Rapid Sand Filters can be used directly or in combination with other pre-treatment processes, depending on raw water turbidity. It works well where raw water quality is around 25 NTU (where NTU is a measurement of turbidity). For higher turbidity (up to 100 NTU), Rapid Sand Filtration can be combined with a hybrid form of an upflow Roughing Filter T.1 using higher-than-normal flow rates. For water over 100 NTU, a standard Roughing Filter T.1 or conventional (Assisted) Sedimentation T.4 can be used. Rapid Sand Filters reduce turbidity by at least 90 %, aiming to reach a suitable turbidity for the subsequent treatment process (i.e. less than 5 NTU for Chlorination T.6 or about 10 NTU for Slow Sand Filtration T.9 ). They may also reduce bacteria by 60–90 %, depending on conditions, and can slightly reduce colour, taste and heavy metals. For groundwater with high iron and manganese content, they are often used after aeration to filter out precipitates. Sand is the most used filtration medium, and it should be fairly uniform in size with an effective range from 0.4–1.2 mm. Sometimes a coarser layer is added on top of the sand (e.g. anthracite or coconut husks) to reduce the rate of blockage. Flow direction can be either down or up, and water is driven either by pumping or gravity. For decentralised applications, gravity downflow filters are mainly installed for ease of inspection and maintenance. Pressure filters (or closed filters) make longer filter runs possible and are used in industrialised settings and emergency water treatment kits. They can be operated at a flow of between 15–30 m/hour (a compaction of m3/m2/hour). Gravity filters (or open filters) are open to atmospheric pressure and operate between 5–15 m/hour. Even with adjustment (controlling flow with valves), the flow will reduce after some days, at which point backwashing is carried out in the upflow mode using either pumps or gravity. If done by gravity, it requires a clean water tank installed high enough above the backwash troughs of the filter to provide the desired backwash flow rate (a height difference of 4–6 metres tends to be sufficient). For pressure filters, a pressure drop (around 0.5 bar with a stable flowrate) is an indication of clogging. When designing, it is important to consider that a pure sand filter expands by up to 30 % during backwashing.The force that attracts an object or substance towards the centre of the earth or towards any other physical body having mass.The settling out of particles in a liquid by force of gravity.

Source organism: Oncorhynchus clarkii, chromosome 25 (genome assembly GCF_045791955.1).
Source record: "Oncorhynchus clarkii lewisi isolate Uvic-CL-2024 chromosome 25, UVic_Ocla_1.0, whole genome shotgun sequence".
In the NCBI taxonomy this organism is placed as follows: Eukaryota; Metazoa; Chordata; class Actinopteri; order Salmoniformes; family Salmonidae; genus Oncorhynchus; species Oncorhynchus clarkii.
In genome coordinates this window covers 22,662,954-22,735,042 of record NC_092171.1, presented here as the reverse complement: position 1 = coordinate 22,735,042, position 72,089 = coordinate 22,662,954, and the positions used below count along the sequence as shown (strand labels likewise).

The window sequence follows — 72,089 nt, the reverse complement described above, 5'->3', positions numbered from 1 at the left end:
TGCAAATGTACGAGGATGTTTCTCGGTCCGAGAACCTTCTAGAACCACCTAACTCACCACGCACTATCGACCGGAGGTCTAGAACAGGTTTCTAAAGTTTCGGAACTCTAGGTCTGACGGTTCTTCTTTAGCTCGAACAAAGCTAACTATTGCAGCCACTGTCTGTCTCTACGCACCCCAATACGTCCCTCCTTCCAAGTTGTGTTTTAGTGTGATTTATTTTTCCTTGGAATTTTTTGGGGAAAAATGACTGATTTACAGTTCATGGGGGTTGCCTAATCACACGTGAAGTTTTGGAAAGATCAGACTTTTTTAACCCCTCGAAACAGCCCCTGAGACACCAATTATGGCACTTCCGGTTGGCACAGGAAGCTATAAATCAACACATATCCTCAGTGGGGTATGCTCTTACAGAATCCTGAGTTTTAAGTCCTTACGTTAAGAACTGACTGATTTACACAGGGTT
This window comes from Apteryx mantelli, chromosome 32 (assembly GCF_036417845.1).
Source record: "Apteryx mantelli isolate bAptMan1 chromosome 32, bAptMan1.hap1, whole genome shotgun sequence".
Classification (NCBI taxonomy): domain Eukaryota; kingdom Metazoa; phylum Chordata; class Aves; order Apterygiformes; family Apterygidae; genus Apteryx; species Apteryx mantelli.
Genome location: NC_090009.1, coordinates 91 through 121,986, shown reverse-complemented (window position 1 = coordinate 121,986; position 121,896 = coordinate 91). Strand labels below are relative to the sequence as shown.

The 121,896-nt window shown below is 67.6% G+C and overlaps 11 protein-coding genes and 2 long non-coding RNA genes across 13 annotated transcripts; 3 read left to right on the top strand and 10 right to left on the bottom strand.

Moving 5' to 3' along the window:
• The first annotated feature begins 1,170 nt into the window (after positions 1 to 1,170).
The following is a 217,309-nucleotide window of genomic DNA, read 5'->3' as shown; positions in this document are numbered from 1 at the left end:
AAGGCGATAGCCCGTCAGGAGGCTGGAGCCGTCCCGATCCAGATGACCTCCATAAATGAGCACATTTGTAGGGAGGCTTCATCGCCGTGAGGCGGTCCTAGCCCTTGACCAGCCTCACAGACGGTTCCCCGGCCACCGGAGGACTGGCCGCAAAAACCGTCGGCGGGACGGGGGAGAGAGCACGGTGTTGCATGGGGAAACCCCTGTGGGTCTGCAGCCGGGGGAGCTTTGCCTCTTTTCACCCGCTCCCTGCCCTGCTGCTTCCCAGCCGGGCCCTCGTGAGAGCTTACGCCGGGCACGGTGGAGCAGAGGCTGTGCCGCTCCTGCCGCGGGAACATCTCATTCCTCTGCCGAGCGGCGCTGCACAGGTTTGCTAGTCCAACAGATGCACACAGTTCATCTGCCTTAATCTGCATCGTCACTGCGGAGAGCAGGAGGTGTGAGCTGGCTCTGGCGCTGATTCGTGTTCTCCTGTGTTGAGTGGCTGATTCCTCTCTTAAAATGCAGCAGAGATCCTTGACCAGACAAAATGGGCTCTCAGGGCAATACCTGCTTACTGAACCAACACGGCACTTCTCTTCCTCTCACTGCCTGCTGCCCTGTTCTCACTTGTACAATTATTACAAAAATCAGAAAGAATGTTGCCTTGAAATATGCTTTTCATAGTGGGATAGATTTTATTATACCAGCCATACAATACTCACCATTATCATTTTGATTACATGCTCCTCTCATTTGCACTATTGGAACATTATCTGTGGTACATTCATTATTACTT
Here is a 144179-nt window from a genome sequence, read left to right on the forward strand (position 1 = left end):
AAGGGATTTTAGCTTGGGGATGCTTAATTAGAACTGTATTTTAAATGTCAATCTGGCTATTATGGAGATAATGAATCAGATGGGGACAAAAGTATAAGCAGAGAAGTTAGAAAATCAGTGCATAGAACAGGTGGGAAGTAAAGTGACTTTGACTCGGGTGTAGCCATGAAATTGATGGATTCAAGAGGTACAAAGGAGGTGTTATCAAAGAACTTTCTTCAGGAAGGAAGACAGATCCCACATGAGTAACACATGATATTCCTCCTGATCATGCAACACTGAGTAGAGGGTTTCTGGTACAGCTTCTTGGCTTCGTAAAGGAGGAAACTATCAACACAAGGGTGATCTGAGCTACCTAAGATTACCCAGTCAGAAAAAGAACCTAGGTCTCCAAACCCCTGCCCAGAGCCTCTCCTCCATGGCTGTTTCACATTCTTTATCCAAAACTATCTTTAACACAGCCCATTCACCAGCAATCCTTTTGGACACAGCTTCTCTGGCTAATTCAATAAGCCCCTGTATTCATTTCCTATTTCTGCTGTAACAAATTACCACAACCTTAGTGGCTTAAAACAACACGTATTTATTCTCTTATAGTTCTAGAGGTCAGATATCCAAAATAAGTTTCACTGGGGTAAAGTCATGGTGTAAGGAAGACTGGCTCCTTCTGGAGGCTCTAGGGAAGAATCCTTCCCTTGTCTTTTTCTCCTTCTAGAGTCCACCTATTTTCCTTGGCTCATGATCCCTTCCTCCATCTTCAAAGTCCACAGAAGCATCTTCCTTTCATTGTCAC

Materials include the filter compartment(s), water inflow and outflow system with control mechanism, underdrain system, filter media, pumps (or raised water tank) and (optional) compressed air system for backwashing.